The cutoff was a severe blow to UNESCO, which relied on the U.S. for 22 percent of its operating budget – some $80 million a year – plus a further $3-$4 million a year in extra-budgetary funds.


UNESCO’s budget for 2012-2013 biennium is $653 million, and Bokova said Thursday the agency began the year with a deficit of $150 million, a shortfall that was “crippling our capacity to deliver.”

An extraordinary fundraising effort this year had brought in a total of $69 million, with Saudi Arabia and Qatar leading the way with $20 million donations each, but it was “not sustainable on a long-term basis.”

The Obama administration wants Congress to approve a waiver to the legislation that would allow the U.S. to continue supporting UNESCO in the future.

In its fiscal year 2013 State Department budget request, it requested $79 million for UNESCO, with a footnote stating, “The Department of State intends to work with Congress to seek legislation that would provide authority to waive restrictions on paying the U.S. assessed contributions to UNESCO.”

Republican lawmakers at the time criticized the move, saying that reversing the cutoff would encourage other U.N. agencies to follow UNESCO’s lead and admit the Palestinians.

Israel and the U.S. say the bid for U.N. recognition is an attempt to bypass the process of seeking a negotiated settlement to the conflict, to which Palestinian leaders committed themselves under the Oslo accords.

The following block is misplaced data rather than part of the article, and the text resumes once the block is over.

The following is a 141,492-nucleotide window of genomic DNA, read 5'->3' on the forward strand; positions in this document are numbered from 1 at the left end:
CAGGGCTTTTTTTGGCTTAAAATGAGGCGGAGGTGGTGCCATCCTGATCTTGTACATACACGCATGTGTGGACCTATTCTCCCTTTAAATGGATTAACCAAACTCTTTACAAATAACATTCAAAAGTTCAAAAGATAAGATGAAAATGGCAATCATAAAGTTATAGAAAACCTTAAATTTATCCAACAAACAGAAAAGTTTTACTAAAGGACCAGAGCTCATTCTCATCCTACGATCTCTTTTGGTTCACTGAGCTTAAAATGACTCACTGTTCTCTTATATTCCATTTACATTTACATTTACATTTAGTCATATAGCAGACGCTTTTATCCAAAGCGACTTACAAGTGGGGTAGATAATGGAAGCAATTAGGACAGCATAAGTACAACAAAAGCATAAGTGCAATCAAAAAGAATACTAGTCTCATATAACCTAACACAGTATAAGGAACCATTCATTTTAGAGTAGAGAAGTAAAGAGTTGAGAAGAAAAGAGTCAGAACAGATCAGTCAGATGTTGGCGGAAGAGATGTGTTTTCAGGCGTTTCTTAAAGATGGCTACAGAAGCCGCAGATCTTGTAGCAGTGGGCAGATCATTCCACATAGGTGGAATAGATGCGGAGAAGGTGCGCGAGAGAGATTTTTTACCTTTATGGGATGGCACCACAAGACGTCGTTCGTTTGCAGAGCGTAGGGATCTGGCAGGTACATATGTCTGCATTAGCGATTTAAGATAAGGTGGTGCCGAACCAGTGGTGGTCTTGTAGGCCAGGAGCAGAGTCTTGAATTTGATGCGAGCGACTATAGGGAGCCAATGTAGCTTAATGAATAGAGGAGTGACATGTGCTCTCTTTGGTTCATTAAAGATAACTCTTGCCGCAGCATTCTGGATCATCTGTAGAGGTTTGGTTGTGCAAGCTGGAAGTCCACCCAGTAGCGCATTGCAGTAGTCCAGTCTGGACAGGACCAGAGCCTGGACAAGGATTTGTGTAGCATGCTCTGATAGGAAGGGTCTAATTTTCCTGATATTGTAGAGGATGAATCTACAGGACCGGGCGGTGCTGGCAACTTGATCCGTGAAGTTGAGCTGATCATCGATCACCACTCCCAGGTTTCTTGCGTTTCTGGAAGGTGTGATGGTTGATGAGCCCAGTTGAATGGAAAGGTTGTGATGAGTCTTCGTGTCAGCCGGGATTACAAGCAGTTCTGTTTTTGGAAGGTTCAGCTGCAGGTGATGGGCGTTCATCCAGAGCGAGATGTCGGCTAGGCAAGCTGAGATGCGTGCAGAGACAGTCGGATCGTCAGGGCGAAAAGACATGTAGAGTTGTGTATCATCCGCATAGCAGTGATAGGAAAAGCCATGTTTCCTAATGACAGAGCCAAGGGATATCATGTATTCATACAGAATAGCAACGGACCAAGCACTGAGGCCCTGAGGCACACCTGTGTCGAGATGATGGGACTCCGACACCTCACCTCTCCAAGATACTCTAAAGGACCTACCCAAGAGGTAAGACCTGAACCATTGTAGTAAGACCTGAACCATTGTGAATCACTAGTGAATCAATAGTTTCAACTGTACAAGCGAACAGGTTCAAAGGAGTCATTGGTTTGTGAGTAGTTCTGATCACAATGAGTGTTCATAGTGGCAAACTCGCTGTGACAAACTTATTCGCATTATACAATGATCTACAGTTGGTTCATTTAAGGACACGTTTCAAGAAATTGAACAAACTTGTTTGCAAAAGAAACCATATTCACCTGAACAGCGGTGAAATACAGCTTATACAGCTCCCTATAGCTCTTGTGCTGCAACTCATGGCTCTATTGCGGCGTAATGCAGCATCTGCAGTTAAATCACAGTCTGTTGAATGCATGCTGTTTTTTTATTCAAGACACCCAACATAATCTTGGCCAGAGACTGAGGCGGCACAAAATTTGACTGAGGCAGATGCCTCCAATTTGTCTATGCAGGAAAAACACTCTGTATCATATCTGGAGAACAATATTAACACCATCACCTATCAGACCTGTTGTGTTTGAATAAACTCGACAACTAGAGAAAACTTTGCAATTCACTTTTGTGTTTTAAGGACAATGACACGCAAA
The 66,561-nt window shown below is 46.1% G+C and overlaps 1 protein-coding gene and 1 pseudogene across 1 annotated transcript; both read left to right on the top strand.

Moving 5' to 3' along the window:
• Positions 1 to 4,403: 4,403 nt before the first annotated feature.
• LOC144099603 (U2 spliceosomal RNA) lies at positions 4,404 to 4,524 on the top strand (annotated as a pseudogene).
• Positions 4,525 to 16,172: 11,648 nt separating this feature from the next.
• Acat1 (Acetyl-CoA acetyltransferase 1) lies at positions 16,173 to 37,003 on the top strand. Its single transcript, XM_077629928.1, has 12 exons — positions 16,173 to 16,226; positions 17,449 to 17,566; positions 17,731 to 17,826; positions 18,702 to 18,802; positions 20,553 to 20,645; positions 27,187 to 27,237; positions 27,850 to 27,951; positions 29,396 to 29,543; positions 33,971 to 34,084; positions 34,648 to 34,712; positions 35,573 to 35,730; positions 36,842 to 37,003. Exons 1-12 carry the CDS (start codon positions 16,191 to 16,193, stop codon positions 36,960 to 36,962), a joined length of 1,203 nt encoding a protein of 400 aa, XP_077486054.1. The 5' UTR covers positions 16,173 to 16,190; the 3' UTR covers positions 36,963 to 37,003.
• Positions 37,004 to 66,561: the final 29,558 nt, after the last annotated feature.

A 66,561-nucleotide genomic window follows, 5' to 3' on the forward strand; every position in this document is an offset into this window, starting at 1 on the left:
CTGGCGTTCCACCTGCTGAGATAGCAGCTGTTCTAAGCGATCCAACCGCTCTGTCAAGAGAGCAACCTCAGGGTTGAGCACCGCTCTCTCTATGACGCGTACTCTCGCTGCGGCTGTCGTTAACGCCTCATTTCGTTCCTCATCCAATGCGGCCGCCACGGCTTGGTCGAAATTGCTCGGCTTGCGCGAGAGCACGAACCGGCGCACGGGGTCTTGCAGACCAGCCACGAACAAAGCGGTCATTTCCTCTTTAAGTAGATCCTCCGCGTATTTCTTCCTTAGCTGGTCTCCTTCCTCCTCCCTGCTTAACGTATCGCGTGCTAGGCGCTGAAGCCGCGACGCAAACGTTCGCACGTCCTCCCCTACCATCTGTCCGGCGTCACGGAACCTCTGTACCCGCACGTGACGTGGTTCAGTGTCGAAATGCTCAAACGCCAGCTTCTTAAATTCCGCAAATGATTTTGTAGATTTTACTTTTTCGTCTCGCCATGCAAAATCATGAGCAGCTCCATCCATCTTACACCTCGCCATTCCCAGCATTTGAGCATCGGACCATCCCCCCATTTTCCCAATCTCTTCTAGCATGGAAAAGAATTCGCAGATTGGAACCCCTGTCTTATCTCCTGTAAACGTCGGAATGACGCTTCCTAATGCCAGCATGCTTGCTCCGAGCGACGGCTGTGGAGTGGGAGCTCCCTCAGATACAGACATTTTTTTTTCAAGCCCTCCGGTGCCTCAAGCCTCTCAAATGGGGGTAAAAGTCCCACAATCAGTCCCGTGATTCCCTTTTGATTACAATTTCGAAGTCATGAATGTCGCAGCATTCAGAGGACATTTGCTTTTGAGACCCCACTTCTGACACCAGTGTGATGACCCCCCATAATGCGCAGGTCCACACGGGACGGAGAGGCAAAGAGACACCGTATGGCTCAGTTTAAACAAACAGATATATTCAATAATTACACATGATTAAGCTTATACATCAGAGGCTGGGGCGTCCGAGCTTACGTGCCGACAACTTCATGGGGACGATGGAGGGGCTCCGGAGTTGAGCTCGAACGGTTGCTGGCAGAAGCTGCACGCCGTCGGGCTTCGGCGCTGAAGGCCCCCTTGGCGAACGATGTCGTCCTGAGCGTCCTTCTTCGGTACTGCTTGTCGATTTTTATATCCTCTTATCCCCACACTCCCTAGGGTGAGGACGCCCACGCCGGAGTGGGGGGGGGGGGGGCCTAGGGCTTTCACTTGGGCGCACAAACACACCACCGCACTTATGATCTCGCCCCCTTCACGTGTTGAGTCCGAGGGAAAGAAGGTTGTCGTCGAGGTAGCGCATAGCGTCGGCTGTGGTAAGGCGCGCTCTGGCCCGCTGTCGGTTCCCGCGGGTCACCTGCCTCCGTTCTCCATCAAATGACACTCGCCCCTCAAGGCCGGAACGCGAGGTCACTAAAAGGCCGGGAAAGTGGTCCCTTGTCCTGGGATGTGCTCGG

The P.A. now wants the U.N. General Assembly to upgrade the status of “Palestine” from its current one of “observer entity” to that of “observer state.” P.A. chairman Mahmoud Abbas made the appeal in New York last month and hopes for a debate and vote in November.

When UNESCO voted on admitting “Palestine” last October, 107 out of 173 voting members supported the measure, while 14 countries opposed it. Another 52 abstained.

Voting “no” were the U.S., Canada, Australia, Israel, Panama, five European Union (E.U.) members – Czech Republic, Germany, Lithuania, the Netherlands and Sweden – and the Pacific island nations of Palau, Samoa, Solomon Islands and Vanuatu.

The E.U. was divided over the issue, with 11 members – Austria, Belgium, Cyprus, Finland, France, Greece, Ireland, Luxembourg, Malta, Slovenia and Spain – voting in favor of the resolution and the remaining 11 abstaining.

A Greek government minister visiting Israel this week told the Jerusalem Post that the E.U. is advising the P.A. to be careful of pushing ahead with the bid announced by Abbas last month, because of “the possible negative consequences of their decision.”

Boosted by the UNESCO vote, Palestinian leaders late last year had intended to seek membership of a string of other U.N. bodies, but after U.N. secretary-general Ban Ki-moon raised grave concerns about the financial implications, they backed down.

Republican lawmakers saw this as a victory and evidence that the defunding was effective. But U.S. ambassador to the U.N. Susan Rice last March disputed that the move had had the intended deterrent effect, arguing that the defunding had hurt America’s interests more than those of the Palestinians.

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Patrick Goodenough
Patrick Goodenough
Spencer Journalism Fellow